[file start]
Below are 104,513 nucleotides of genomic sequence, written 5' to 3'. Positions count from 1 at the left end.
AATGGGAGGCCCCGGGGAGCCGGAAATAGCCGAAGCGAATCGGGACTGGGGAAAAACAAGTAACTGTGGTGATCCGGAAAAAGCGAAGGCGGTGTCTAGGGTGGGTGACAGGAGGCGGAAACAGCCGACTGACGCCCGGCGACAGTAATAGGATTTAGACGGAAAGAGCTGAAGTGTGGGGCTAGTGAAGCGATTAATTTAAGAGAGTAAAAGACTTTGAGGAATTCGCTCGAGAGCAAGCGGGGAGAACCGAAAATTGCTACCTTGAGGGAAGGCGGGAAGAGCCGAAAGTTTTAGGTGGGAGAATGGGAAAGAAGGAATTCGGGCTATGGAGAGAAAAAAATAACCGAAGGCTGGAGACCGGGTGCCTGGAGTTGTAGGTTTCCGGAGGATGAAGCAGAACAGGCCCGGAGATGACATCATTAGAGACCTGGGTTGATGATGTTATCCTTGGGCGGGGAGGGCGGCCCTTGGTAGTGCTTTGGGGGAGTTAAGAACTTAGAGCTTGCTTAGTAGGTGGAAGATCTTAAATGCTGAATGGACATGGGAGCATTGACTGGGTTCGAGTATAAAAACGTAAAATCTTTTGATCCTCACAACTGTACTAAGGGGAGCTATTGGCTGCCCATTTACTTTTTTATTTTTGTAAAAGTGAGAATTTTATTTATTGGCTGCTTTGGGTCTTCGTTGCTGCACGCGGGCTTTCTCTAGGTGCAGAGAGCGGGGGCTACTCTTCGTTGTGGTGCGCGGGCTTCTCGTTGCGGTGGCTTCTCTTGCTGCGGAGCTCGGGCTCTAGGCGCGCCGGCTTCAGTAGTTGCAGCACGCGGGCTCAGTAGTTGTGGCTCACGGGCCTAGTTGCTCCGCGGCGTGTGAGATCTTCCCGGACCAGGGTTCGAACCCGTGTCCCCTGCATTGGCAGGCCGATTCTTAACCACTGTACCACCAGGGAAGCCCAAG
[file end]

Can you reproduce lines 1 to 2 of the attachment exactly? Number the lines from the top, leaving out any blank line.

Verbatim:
Below are 104,513 nucleotides of genomic sequence, written 5' to 3'. Positions count from 1 at the left end.
AATGGGAGGCCCCGGGGAGCCGGAAATAGCCGAAGCGAATCGGGACTGGGGAAAAACAAGTAACTGTGGTGATCCGGAAAAAGCGAAGGCGGTGTCTAGGGTGGGTGACAGGAGGCGGAAACAGCCGACTGACGCCCGGCGACAGTAATAGGATTTAGACGGAAAGAGCTGAAGTGTGGGGCTAGTGAAGCGATTAATTTAAGAGAGTAAAAGACTTTGAGGAATTCGCTCGAGAGCAAGCGGGGAGAACCGAAAATTGCTACCTTGAGGGAAGGCGGGAAGAGCCGAAAGTTTTAGGTGGGAGAATGGGAAAGAAGGAATTCGGGCTATGGAGAGAAAAAAATAACCGAAGGCTGGAGACCGGGTGCCTGGAGTTGTAGGTTTCCGGAGGATGAAGCAGAACAGGCCCGGAGATGACATCATTAGAGACCTGGGTTGATGATGTTATCCTTGGGCGGGGAGGGCGGCCCTTGGTAGTGCTTTGGGGGAGTTAAGAACTTAGAGCTTGCTTAGTAGGTGGAAGATCTTAAATGCTGAATGGACATGGGAGCATTGACTGGGTTCGAGTATAAAAACGTAAAATCTTTTGATCCTCACAACTGTACTAAGGGGAGCTATTGGCTGCCCATTTACTTTTTTATTTTTGTAAAAGTGAGAATTTTATTTATTGGCTGCTTTGGGTCTTCGTTGCTGCACGCGGGCTTTCTCTAGGTGCAGAGAGCGGGGGCTACTCTTCGTTGTGGTGCGCGGGCTTCTCGTTGCGGTGGCTTCTCTTGCTGCGGAGCTCGGGCTCTAGGCGCGCCGGCTTCAGTAGTTGCAGCACGCGGGCTCAGTAGTTGTGGCTCACGGGCCTAGTTGCTCCGCGGCGTGTGAGATCTTCCCGGACCAGGGTTCGAACCCGTGTCCCCTGCATTGGCAGGCCGATTCTTAACCACTGTACCACCAGGGAAGCCCAAG